PositiveID’s handheld device makes rapid biological testing user-friendly

PositiveID's Firefly DX device
PositiveID's Firefly DX device | PositiveID Corp.

PositiveID Corp. is developing a device that’s poised to revolutionize the growing sector within medical equipment known as molecular diagnostics and testing equipment, a multi-billion-dollar market focused on real-time or quantitative PCR (polymerase chain reaction) pathogen detection.

Now in development, PositiveID’s Firefly Dx is designed to provide any emergency responder with real-time, accurate diagnostic results in a handheld device that will be able to pump out the needed information within minutes, rather than sending off samples to a lab and waiting 24-48 hours for results.

“This device doesn’t require a highly specialized technician,” Lyle Probst, president of PositiveID, told BioPrepWatch. “You don’t have to know anything except how to run the device so it’s very user-friendly.”

The Delray Beach, Fla.-based biological detection systems developer plans to provide rapid biological testing to America’s homeland defense industry, enabling it to be better able to fight drug-resistant superbugs, disease outbreaks, and threats from biological weapons.

“PositiveID’s technology in this space is potentially game-changing,” said Parker Mitchell of Regal Consulting LLC. “The ability to use the right drug for the right disease is often the difference between life and death.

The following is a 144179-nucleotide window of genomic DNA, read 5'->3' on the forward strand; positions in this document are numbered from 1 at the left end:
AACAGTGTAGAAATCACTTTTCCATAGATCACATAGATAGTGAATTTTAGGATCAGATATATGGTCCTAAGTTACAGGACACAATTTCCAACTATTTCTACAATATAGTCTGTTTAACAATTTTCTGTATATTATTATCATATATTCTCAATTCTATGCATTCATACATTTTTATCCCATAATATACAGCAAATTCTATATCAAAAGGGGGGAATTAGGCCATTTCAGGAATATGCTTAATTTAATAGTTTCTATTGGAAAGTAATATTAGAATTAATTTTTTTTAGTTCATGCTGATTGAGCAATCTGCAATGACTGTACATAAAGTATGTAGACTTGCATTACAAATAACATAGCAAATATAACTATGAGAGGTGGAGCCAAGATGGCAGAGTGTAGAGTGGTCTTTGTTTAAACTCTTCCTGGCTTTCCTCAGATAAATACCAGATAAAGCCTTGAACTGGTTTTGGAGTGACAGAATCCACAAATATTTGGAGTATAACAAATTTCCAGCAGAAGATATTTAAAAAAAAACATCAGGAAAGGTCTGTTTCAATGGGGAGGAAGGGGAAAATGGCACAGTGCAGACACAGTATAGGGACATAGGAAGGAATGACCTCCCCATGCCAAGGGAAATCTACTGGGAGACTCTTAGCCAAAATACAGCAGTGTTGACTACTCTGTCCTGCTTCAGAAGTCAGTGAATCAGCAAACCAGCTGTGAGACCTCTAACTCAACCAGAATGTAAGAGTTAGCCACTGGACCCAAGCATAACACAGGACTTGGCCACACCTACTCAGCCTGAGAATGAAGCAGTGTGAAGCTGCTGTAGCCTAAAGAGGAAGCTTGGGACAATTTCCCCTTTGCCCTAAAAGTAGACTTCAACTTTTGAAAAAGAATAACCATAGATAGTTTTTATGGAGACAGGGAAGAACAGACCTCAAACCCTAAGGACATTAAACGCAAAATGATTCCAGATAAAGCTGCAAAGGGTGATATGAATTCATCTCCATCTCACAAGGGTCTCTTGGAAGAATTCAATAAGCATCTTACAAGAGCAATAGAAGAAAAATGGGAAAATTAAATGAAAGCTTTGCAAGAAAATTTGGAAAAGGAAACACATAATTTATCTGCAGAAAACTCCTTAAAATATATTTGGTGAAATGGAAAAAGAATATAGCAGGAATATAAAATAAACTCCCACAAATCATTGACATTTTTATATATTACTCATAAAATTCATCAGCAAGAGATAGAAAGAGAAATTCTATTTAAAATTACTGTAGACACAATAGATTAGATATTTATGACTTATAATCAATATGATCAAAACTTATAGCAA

“In addition, with endemics like SARS or Ebola,” Mitchell said, “detection can prevent the disease from spreading on a much larger scale. It allows organizations like the National Institutes of Health to more quickly make decisions and respond to threats.”

Specifically, the company’s Firefly Dx – being developed at PositiveID’s Pleasanton, Calif., lab -- is a handheald device having two parts, Probst said -- the portion that runs the test and the disposable cartridge, “which is key to how the system works.”

“The cartridge has a pack that’s preprogrammed for whatever test you’re looking for; each cartridge is specific to the test being run,” he said. “The processing steps are in the cartridge. You put the sample in, you get the results out.”

For example, once the cartridge and the sample are inserted into the handheld device, Probst said that results are available within 15-20 minutes, depending on what test is being run. “A spore like anthrax could take a little longer,” he said.

Funding for development of Firefly Dx is through the U.S. Department of Homeland Security. In early May, PositiveID announced that it’s able to test for E. coli using the PCR chip in the Firefly Dx handheld prototype, which detected the pathogen in less than 20 minutes. And then in late May, the company’s system successfully detected the influenza Type A virus. The Firefly Dx has the capability to screen for and detect multiple strains of the influenza virus simultaneously with a single test. Other strains currently being tested include Influenza B, H1 and H3 strains.

In addition to Firefly Dx being used by first-line responders, the device will be useful to test for diseases in well water supplies; at farms and food processing facilities; and in hospitals, doctor’s offices and clinics. And Probst said the company also plans to make Firefly Dx available to the U.S. military.

“We want to provide a next-generation product that’s cheaper, easier to use, and more effective,” Probst said.

When will Firefly Dx be commercially available? “Hard to say,” Probst said.”It really depends on the application and the market.”

Organizations in this Story

National Institutes of Health

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